Arab Spring

     God created man in His own image, male and female he created them. And because we were fashioned in the image of our Creator, we are uniquely capable of enjoying a relationship with Him in a way that no other living being can. God has given us the unique ability to know Him, to understand His self-revelation, and to consciously worship Him. He created us to be worshippers, and that’s exactly why everywhere we look we see that mankind does in fact worship.

     Every great society has had its gods and temples and religious ceremonies, but the same is true of the most primitive civilizations as well. Indigenous and isolated peoples of the Amazon basin, whom we are still discovering, are profoundly spiritual. They worship. Their religion is animistic, a belief that objects in the natural world have souls and associated spiritual power, but it is unabashedly worship.

     It’s true of modern people as well. The major world religions, Christianity, Judaism, Hinduism, Buddhism and Islam engulf the entire globe, and though we increasingly feel the pressure of aggressive and evangelistic atheism here in the west, the truth is that the modern world is very religious and very fervent in its worship of the divine. This most glaring observation often escapes the western secular-humanist.

     For instance, when widespread riots began to break out last year across the Islamic world and very quickly toppled a notorious list of corrupt and tyrannical strongmen, the western media glorified it as a new awakening, calling it the “Arab Spring.” Even President Obama trumpeted the rapid accomplishments unfolding across North Africa and assured us that the angry Muslim youths clashing with government soldiers in Egypt’s Tahir Square was the inevitable opening of a new chapter in world freedom. The New York Times led us to believe that Jeffersonian democracy was breaking out across the southern Mediterranean. The manifest destiny of global human liberty and equality was taking one giant leap forward. We were witnessing a Middle Eastern political and personal renaissance.

     But one year later, we see that Tahir Square is still aflame in violence and protest, and that recent Egyptian elections have yielded a windfall for Islamic fundamentalists. The Muslim Brotherhood now controls a solid majority of parliament and they openly speak of cutting all ties with Israel and revoking the historic Sinai Accords of 1979. The Israeli embassy was looted and burned as the ambassador and his family fled for their lives. Even pro-democracy groups from the United States have been harassed and are currently being held and prevented from leaving the country. So much for springtime, it looks like late autumn.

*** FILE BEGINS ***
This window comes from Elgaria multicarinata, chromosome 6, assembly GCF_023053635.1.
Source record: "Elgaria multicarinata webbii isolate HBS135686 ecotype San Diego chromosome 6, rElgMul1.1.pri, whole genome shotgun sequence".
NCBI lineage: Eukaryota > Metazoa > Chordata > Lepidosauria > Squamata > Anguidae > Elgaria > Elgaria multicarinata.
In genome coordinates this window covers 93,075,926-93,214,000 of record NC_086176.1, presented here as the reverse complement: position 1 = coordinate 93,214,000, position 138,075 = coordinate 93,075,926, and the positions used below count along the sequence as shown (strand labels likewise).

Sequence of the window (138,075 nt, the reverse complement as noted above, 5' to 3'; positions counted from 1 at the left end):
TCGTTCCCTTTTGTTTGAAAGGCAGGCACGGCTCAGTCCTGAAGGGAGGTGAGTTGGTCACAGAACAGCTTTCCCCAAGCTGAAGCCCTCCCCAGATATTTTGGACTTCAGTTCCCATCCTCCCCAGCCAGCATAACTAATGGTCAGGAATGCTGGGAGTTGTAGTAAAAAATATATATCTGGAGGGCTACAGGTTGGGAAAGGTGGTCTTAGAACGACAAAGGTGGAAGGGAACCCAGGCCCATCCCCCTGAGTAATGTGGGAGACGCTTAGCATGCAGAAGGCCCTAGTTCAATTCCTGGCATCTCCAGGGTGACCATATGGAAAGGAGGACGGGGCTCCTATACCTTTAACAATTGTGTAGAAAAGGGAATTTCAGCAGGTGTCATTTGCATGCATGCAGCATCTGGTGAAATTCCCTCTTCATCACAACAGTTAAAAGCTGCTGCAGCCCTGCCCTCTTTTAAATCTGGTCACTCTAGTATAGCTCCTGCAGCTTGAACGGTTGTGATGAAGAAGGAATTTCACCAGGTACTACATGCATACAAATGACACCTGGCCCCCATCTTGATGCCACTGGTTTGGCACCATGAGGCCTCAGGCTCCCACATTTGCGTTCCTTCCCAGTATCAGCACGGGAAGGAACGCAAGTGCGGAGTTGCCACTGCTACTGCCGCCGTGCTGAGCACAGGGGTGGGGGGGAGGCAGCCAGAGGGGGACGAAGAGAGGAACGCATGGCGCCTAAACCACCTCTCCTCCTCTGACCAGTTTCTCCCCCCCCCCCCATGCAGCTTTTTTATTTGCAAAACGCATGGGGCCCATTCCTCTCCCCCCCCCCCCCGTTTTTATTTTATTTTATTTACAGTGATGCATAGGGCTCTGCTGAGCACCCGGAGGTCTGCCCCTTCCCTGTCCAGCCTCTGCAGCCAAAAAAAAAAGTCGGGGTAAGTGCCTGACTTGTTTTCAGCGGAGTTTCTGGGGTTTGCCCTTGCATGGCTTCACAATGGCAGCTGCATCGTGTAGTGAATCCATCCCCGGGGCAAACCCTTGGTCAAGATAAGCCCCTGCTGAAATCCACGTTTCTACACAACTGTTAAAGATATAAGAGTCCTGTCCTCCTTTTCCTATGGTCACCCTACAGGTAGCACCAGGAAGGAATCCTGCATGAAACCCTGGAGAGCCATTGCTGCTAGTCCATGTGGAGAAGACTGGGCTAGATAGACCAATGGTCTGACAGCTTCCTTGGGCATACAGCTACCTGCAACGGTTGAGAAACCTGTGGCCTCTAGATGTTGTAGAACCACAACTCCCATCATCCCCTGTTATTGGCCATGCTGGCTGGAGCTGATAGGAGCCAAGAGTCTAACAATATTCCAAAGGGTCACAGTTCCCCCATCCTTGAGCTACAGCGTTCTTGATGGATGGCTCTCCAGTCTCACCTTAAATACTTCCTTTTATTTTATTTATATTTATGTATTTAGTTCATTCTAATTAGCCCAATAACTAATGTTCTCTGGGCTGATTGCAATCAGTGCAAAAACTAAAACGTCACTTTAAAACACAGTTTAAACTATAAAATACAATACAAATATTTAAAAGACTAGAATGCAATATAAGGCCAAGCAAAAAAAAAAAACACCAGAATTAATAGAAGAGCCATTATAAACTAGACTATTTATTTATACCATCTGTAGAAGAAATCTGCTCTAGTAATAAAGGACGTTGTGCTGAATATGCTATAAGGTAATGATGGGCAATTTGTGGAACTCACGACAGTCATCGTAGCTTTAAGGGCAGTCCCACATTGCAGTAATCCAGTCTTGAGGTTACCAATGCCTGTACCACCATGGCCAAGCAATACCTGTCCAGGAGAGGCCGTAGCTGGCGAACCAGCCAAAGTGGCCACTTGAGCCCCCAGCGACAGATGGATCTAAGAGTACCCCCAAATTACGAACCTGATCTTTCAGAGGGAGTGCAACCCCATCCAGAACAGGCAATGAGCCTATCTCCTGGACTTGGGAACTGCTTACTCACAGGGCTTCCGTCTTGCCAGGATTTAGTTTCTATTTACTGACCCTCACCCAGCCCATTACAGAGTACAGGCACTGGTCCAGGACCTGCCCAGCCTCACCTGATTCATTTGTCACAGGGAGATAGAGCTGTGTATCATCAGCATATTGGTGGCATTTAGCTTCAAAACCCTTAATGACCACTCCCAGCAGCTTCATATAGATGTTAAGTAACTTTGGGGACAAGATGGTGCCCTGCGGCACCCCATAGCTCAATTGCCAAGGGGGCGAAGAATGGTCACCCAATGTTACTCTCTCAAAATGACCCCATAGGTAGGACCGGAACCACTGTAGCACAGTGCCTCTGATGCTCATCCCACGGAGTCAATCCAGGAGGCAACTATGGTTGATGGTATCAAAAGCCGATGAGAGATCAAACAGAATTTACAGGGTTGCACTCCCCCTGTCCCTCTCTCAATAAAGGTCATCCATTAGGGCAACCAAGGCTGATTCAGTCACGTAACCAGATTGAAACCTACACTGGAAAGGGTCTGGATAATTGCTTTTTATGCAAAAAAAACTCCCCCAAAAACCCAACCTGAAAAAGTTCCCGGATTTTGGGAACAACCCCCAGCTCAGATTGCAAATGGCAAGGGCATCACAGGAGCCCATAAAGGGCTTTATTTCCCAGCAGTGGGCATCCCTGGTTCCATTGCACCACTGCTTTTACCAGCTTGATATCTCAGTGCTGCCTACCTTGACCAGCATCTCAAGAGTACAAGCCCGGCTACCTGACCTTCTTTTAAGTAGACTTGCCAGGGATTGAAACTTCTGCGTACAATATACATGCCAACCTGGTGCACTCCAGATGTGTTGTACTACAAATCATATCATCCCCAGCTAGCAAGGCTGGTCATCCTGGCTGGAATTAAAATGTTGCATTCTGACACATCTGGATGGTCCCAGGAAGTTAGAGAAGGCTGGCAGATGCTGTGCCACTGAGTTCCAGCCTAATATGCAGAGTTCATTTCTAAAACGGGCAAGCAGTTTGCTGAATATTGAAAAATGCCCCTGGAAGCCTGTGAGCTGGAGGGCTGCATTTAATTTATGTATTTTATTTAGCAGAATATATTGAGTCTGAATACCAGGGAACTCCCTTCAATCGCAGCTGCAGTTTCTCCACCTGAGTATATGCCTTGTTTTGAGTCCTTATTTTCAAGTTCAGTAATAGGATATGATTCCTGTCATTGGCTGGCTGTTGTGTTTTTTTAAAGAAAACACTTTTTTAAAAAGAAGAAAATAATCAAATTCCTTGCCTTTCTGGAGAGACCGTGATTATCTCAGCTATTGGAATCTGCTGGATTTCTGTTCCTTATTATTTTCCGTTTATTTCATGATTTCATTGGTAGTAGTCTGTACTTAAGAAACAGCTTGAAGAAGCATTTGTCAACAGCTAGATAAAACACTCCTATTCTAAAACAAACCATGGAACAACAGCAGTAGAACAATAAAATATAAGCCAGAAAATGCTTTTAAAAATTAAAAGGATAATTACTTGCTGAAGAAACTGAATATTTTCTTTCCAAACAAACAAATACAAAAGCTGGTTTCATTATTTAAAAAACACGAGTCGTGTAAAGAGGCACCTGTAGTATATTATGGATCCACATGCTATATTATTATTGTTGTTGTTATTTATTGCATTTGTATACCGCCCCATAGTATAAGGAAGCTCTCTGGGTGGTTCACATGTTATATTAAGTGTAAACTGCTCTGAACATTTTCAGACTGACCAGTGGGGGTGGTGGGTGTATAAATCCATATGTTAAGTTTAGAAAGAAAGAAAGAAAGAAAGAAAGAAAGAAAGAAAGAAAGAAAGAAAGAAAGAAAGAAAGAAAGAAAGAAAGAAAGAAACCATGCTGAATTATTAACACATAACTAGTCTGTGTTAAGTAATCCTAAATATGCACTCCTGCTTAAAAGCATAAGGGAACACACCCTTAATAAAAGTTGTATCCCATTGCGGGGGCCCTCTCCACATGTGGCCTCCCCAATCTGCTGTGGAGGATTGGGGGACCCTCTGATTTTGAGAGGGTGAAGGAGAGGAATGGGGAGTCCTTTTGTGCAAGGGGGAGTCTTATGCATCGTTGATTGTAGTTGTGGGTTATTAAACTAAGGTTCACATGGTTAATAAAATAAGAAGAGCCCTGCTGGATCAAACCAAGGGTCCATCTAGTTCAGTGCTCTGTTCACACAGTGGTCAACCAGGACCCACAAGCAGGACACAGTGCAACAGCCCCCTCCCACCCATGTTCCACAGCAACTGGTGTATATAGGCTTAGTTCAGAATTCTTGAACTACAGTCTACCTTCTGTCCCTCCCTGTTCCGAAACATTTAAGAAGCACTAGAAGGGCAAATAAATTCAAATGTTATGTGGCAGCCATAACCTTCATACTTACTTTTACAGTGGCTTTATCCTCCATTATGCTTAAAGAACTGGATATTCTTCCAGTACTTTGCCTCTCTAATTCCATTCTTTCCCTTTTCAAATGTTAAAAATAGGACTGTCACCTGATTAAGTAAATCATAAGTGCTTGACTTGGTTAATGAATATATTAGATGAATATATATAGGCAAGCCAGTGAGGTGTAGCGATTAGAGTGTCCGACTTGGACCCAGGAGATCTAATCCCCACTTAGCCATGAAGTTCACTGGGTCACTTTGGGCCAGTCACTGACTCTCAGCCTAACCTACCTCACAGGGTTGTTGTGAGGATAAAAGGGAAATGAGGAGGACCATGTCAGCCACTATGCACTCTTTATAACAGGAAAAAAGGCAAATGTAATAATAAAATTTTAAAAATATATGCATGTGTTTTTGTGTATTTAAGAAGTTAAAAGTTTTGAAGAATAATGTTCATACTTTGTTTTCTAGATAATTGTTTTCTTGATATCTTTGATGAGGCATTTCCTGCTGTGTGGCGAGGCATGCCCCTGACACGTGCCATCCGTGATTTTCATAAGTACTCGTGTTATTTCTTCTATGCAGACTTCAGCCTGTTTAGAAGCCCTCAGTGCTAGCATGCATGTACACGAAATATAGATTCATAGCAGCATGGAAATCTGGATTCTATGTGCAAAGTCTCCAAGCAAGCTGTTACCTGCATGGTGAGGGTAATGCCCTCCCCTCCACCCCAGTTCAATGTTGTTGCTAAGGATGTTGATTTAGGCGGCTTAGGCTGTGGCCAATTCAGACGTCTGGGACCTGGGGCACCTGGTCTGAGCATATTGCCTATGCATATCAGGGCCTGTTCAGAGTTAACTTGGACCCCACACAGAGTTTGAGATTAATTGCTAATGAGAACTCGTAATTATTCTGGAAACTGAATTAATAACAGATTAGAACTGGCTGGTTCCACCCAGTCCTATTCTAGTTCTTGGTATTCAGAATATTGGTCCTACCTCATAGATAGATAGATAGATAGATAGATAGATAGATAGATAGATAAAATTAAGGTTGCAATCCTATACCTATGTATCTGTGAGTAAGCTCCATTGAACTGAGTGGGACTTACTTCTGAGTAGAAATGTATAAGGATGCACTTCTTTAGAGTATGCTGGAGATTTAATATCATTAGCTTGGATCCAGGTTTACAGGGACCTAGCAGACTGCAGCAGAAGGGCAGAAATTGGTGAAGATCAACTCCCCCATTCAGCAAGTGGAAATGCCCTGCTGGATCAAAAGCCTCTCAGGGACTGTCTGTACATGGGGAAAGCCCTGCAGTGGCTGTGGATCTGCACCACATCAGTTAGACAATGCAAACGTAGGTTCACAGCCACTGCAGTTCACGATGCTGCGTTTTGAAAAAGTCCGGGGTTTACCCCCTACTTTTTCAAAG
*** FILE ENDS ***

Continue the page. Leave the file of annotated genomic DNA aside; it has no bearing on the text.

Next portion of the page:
How did the liberal press and the U.S. State Department and the President get it so wrong? Because their secular-humanist worldview would not allow them to see the underlying truth undergirding all of these movements. The hardcore Muslim is an avid worshipper, and he wants to worship Allah according to his religious conviction. And since Islam has no organic concept of separation of church and state, the revolutionaries are merely taking their religious convictions to the street in order to establish Islam at every level of culture and society.

     The Arab uprisings were not primarily about implementing human freedom and liberty, they were about casting off self-serving, hypocritical despots who impeded a broader Islamic awakening. Hosni Mubarak was hated for his accommodation of Israel as much as he was for his shameful excesses. When the first acts of Egypt’s newly formed parliament were meant to demonize Israel, we could see that a rainbow of peace was not looming behind the black clouds of upheaval.

When the first acts of Egypt’s newly formed parliament were meant to demonize Israel, we could see that a rainbow of peace was not looming behind the black clouds of upheaval.

     Conservative Christians who looked at the Arab uprising and saw it primarily in colors of religious conviction were dismissed as biased and naive. We couldn’t see the collective goodness of man and his cry for freedom bursting forth from the stone-throwing mobs in Tahir Square. But as events continue to unfold, it becomes obvious that the Muslim Brotherhood is cementing it’s place of leadership and that the Arab street is lending it’s full support. This revolution is about Islam’s absolute claim to mind, body, and soul. It is political because it emanates from a religion that demands total domination.

     Don’t look for good news coming out of the Arab spring. This is not a movement heralding freedom and democracy, it is a movement of worshippers who demand to worship according to their Muslim conscience. Israel will be the first to feel it’s chilling affect, just as they did when Gaza used its nascent democracy to elect the self-avowed terrorist organization Hamas.

     Western secular-humanists can’t bring themselves to admit that man is, at his most basic level, a worshipper. He doesn’t want to believe that who and what a person worships will determine everything other aspect of his collective effort, from art to culture to politics. But it’s true. We have been created to worship, and we will either worship what is true or we will worship what is false, and every other facet of our being will spring from that decision, including the Arab spring.